Greg said...

Carter,
That's good advice from your friend, depending on what it means. Most of the time children would wrangle to get their own way and when they don't cause a stir.

For Jesus, becoming like children, is to recognize that this is our status in the Kingdom - it is not about being the greatest, but the least in an appropriate sense.

Ben A said...

Reviewing Matt. 18:1-10 I agree with you that status seems to read naturally into the text. Is Jesus then saying something like: Do not seek praise from men, but be content with the obscurity of a child?

For many children I would argue that belief in SC is a combination of imagination and evidence. As for evidence there is the testimony of parents (often a child's most trusted source of knowledge), the countless books, films, and advertisements that treat Santa as a real person, the cookies and milk that disappear the night before Christmas, and of course the filled stockings and piles of presents Christmas morning.

Now I do believe in a historic St. Nicholas, but the evolved, immortal, visit-each-worldwide-home Santa Clause is far from the real St. Nick. I also believe in a Creator God and would like to believe that he wants a personal relationship with every human being. I would also like to believe that he makes it possible for every human being to have that relationship with him. But here I wonder if my imagination is fueled mostly by my desire for a personally-defined, good God without having solid evidence to support that image of God. Certain Scriptures seem to line up with a God who gives everyone the opportunity for relationship, while other Scriptures appear to have God handpicking those who can come to him (e.g. John 6:65). Many in the world where we live seem to have no chance for relationship with God (mentally incapable, never heard of him, etc). And those who claim to have relationship with God often give testimonies of largely emotional experiences “with God” that may well have alternate explanations (similar to the alternate explanations of finding presents under a tree).

Greg said...

Ben,
Yes, I think that's more along the lines in MT 18.

Perhaps, the handpicking Scriptures (a minority?), as MT 18 did, need a further look. Taking a verse here or there is not a very good way of assessing biblical truth and meaning.

If God is God, then he can be trusted to not do the wrong thing in regard to the mentally incapable or those who never hear. Their destiny is in God's hands, and we have no information on that one way or the other. What we can know, is God will do what is just and loving.

And those who do claim a relation with God, yet make it up as they go along, have a responsibility to read the text again and to aim to align their lives with its teaching. Imagination interacts with this, the world, and the rest of who we are, providing checked access to a Creator and Redeemer, who is no SC.

carter said...

Greg: From the Introduction to "Jesus and the Land" by Charles Page II:

. . . my colleague, friend, and spiritual mentor in Israel, Father Bargil Pixner . . . took me to Capernaum and said he wanted to "see what I had learned." We entered the Franciscan Park where people come to see the ruins of St. Peter's house and the fourth-century CE synagogue, and Bargil said,"So, tell me what you see." I proceeded to talk about lintels, inscriptions, the insulaea, and the synagogue. He listened patiently. When I had finished talking, he said, "Look deeper and tell me what you see." I explained to him about the millstones, olive presses, harbor, and the street running alongside the synagogue to the lake. He asked again,"What else?" I said, "That's about all I see."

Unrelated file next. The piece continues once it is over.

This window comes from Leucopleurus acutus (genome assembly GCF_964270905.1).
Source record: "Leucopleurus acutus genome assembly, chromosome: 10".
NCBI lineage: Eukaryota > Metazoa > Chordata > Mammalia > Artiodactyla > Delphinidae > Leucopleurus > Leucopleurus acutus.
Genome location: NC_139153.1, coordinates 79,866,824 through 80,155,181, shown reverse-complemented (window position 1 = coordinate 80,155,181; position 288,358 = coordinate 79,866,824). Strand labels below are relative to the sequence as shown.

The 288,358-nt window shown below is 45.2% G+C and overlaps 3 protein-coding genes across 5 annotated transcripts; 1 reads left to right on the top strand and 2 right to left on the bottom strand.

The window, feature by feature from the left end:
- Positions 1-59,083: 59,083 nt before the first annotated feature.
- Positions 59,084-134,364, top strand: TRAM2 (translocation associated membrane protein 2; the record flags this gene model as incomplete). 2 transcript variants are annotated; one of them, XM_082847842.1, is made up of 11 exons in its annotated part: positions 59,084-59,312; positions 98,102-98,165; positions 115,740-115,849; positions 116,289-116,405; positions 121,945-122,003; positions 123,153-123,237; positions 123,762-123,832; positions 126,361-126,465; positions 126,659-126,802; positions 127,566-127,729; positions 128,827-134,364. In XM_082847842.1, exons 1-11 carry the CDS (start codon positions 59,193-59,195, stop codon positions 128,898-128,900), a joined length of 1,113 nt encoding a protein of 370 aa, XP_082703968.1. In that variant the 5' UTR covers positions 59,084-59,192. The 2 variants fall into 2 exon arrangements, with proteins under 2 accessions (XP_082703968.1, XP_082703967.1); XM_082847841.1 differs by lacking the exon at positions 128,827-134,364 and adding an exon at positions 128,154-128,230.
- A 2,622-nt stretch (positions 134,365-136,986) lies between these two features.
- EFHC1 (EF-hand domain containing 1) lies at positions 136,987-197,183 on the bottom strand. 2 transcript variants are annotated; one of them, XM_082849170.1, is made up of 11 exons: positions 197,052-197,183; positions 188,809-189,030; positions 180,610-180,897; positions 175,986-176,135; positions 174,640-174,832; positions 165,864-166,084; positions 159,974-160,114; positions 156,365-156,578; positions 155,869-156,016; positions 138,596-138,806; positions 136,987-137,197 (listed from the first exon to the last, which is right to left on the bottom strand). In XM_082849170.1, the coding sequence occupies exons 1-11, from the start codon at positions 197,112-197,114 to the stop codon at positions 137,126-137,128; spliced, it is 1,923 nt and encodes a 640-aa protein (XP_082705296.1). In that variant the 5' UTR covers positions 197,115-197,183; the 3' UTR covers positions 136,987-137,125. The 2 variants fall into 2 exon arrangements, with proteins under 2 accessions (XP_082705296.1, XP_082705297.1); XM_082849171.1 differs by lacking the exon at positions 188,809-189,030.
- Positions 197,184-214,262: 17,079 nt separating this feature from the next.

He led me into the synagogue, and we sat on the bench that surrounds the interior wall. I could tell that he was disappointed, but I did not know why. He turned to me and said, "You must see Jesus here. If you do not see Jesus in the ruins of Capernaum, you should have studied physics. We are involved in biblical archaeology. Our job is to know him and to make him known. Seeing him helps us to know him. Knowing him leads us to love him. Loving him will help us to serve him and to make a difference in the world."

carter said...

This morning, I was rereading John's gospel, chapter 5, and trying to put into perspective of the first 4 chapters as well as the holy festivals and the sabbath. Verses 39 and 40 struck me, because the implication to me is that by becoming caught up in the intricacies of the words, I can lose sight of the "Word made flesh" that has come to dwell among us. Therefore, I MUST utilize my imagination in order to fully comprehend.

Greg said...

Carter,
Thanks for sending this. Indeed, seeing Jesus involves imagination.

To see him in the ruins, or on the cross, or sitting at the Father's right hand, all involve imagination.

Our imaginations play a crucial role in knowing God, ourselves, others, and the world. How we picture these communities, through our hearts and minds, and as revealed in Scripture and nature will have a tremendous impact on how we live as God’s children. Engaging, transforming, redeeming, and sanctifying imaginations are part of God’s aim to renew the world and bring us more fully into his awesome and loving presence.

Greg said...

Carter,
I couldn't agree more. I'd say it like this: Sufficient comprehension of "the Word made flesh" and dwelling among us requires imagination.